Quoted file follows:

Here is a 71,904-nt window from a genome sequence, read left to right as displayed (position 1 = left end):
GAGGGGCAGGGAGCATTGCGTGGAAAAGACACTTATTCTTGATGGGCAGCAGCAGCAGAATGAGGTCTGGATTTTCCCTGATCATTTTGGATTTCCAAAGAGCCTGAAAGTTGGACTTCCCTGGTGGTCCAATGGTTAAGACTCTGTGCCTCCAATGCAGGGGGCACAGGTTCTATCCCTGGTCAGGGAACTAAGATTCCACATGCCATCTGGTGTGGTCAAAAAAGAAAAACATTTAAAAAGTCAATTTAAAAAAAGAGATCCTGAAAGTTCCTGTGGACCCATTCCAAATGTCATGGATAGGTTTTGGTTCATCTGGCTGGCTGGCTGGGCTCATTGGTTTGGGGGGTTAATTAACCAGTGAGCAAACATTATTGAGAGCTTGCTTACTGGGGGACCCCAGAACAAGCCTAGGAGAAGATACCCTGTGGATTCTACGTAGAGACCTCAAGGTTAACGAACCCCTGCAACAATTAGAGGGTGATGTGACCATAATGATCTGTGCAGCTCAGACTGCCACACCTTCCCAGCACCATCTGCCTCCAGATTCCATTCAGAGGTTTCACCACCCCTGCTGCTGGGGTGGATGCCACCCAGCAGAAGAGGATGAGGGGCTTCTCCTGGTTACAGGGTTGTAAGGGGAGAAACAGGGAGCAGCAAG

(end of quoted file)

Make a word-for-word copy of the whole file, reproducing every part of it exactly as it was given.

Here is a 71,904-nt window from a genome sequence, read left to right as displayed (position 1 = left end):
GAGGGGCAGGGAGCATTGCGTGGAAAAGACACTTATTCTTGATGGGCAGCAGCAGCAGAATGAGGTCTGGATTTTCCCTGATCATTTTGGATTTCCAAAGAGCCTGAAAGTTGGACTTCCCTGGTGGTCCAATGGTTAAGACTCTGTGCCTCCAATGCAGGGGGCACAGGTTCTATCCCTGGTCAGGGAACTAAGATTCCACATGCCATCTGGTGTGGTCAAAAAAGAAAAACATTTAAAAAGTCAATTTAAAAAAAGAGATCCTGAAAGTTCCTGTGGACCCATTCCAAATGTCATGGATAGGTTTTGGTTCATCTGGCTGGCTGGCTGGGCTCATTGGTTTGGGGGGTTAATTAACCAGTGAGCAAACATTATTGAGAGCTTGCTTACTGGGGGACCCCAGAACAAGCCTAGGAGAAGATACCCTGTGGATTCTACGTAGAGACCTCAAGGTTAACGAACCCCTGCAACAATTAGAGGGTGATGTGACCATAATGATCTGTGCAGCTCAGACTGCCACACCTTCCCAGCACCATCTGCCTCCAGATTCCATTCAGAGGTTTCACCACCCCTGCTGCTGGGGTGGATGCCACCCAGCAGAAGAGGATGAGGGGCTTCTCCTGGTTACAGGGTTGTAAGGGGAGAAACAGGGAGCAGCAAG